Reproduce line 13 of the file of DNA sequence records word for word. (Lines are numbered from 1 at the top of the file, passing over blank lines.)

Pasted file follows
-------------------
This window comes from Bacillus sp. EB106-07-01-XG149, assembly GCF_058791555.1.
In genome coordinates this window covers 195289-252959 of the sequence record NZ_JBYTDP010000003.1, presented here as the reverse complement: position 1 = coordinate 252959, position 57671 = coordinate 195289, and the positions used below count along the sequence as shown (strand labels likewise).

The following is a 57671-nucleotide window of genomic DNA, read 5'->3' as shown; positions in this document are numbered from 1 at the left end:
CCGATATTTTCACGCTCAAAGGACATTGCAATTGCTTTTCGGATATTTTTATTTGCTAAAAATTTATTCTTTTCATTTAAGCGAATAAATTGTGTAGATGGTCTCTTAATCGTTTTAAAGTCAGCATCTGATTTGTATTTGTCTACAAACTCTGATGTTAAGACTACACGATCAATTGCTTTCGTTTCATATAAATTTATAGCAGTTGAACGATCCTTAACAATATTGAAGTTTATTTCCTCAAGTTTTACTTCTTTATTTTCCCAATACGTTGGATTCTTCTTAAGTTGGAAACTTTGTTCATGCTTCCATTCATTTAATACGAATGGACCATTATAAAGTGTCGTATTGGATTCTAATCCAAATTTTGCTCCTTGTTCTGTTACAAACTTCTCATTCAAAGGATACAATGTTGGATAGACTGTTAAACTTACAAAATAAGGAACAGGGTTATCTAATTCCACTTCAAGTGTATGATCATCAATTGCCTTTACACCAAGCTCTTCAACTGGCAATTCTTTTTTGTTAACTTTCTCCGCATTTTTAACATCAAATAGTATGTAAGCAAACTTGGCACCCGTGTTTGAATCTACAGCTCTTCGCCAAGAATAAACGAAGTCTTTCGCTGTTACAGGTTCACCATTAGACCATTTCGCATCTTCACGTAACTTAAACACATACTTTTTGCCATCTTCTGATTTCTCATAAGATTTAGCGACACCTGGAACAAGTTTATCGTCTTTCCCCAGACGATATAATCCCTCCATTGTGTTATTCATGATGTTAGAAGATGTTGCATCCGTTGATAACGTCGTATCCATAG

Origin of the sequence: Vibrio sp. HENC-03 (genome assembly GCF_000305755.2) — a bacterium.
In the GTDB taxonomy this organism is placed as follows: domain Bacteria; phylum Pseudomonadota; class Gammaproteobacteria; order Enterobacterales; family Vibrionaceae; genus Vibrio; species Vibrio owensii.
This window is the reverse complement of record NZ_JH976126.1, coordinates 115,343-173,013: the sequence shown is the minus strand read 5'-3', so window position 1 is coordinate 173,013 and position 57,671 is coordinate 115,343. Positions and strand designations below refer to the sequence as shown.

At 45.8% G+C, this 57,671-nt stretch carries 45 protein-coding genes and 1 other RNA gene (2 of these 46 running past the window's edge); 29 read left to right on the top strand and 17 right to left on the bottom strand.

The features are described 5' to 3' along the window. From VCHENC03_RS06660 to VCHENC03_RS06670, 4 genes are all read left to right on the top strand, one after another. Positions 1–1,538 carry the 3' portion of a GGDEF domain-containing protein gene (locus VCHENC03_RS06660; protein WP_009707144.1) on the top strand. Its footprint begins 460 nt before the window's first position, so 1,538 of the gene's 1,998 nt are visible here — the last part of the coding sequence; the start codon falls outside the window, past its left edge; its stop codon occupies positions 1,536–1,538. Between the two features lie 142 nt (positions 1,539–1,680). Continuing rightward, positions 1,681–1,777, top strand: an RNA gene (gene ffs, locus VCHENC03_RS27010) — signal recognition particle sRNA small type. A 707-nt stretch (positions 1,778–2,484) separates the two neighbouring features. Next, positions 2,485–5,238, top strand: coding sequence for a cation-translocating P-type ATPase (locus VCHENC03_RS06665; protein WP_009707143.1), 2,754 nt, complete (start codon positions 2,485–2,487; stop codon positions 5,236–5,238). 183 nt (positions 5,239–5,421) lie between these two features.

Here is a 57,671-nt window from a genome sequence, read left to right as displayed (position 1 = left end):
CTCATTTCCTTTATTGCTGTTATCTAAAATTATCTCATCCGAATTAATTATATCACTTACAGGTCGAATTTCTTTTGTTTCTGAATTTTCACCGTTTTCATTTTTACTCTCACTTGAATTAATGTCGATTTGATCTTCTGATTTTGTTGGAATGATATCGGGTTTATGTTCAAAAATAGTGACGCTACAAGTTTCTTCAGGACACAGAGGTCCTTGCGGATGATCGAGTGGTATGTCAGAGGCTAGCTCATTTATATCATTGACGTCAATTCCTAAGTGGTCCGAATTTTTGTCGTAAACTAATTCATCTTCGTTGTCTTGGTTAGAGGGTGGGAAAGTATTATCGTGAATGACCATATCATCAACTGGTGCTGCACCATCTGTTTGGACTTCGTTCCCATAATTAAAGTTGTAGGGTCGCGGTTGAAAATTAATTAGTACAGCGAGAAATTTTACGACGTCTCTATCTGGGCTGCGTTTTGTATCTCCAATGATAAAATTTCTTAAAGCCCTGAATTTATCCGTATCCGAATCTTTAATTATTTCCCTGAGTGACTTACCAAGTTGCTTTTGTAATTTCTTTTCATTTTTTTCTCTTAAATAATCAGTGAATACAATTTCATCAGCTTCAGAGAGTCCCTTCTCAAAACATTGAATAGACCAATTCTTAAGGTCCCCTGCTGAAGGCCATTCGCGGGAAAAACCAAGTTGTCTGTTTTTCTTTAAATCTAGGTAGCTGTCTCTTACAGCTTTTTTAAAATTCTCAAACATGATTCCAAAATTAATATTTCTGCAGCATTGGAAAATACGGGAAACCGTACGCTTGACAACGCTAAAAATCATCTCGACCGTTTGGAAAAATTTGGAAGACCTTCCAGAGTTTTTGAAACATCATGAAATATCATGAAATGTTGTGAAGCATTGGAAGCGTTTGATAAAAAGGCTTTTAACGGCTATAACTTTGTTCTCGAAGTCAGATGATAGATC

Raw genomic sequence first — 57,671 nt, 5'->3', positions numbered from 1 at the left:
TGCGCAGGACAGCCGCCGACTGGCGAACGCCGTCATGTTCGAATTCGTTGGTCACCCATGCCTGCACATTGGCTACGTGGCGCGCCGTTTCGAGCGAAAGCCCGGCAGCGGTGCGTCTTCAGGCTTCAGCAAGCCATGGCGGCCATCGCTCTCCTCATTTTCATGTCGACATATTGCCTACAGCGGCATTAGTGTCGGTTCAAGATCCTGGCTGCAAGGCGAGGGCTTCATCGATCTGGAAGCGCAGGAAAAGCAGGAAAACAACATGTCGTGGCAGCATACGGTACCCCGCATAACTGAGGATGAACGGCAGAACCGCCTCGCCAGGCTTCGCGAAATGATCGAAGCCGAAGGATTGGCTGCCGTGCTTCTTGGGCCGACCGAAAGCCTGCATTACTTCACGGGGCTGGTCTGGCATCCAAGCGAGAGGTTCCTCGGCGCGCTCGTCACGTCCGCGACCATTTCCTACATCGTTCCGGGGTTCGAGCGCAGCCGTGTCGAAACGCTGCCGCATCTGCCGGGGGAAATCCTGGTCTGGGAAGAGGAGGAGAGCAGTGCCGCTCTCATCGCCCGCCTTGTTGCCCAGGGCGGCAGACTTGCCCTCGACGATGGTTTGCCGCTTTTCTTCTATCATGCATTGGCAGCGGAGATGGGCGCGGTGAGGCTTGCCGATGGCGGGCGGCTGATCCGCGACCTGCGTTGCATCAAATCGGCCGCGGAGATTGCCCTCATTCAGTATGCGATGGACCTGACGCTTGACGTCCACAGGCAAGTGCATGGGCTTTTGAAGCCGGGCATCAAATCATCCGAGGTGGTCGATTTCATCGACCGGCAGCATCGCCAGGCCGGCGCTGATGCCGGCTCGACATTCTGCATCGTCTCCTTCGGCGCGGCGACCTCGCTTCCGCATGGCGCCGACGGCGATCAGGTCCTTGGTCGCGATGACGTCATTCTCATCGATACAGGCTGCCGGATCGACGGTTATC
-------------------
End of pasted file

TGCGCAGGACAGCCGCCGACTGGCGAACGCCGTCATGTTCGAATTCGTTGGTCACCCATGCCTGCACATTGGCTACGTGGCGCGCCGTTTCGAGCGAAAGCCCGGCAGCGGTGCGTCTTCAGGCTTCAGCAAGCCATGGCGGCCATCGCTCTCCTCATTTTCATGTCGACATATTGCCTACAGCGGCATTAGTGTCGGTTCAAGATCCTGGCTGCAAGGCGAGGGCTTCATCGATCTGGAAGCGCAGGAAAAGCAGGAAAACAACATGTCGTGGCAGCATACGGTACCCCGCATAACTGAGGATGAACGGCAGAACCGCCTCGCCAGGCTTCGCGAAATGATCGAAGCCGAAGGATTGGCTGCCGTGCTTCTTGGGCCGACCGAAAGCCTGCATTACTTCACGGGGCTGGTCTGGCATCCAAGCGAGAGGTTCCTCGGCGCGCTCGTCACGTCCGCGACCATTTCCTACATCGTTCCGGGGTTCGAGCGCAGCCGTGTCGAAACGCTGCCGCATCTGCCGGGGGAAATCCTGGTCTGGGAAGAGGAGGAGAGCAGTGCCGCTCTCATCGCCCGCCTTGTTGCCCAGGGCGGCAGACTTGCCCTCGACGATGGTTTGCCGCTTTTCTTCTATCATGCATTGGCAGCGGAGATGGGCGCGGTGAGGCTTGCCGATGGCGGGCGGCTGATCCGCGACCTGCGTTGCATCAAATCGGCCGCGGAGATTGCCCTCATTCAGTATGCGATGGACCTGACGCTTGACGTCCACAGGCAAGTGCATGGGCTTTTGAAGCCGGGCATCAAATCATCCGAGGTGGTCGATTTCATCGACCGGCAGCATCGCCAGGCCGGCGCTGATGCCGGCTCGACATTCTGCATCGTCTCCTTCGGCGCGGCGACCTCGCTTCCGCATGGCGCCGACGGCGATCAGGTCCTTGGTCGCGATGACGTCATTCTCATCGATACAGGCTGCCGGATCGACGGTTATC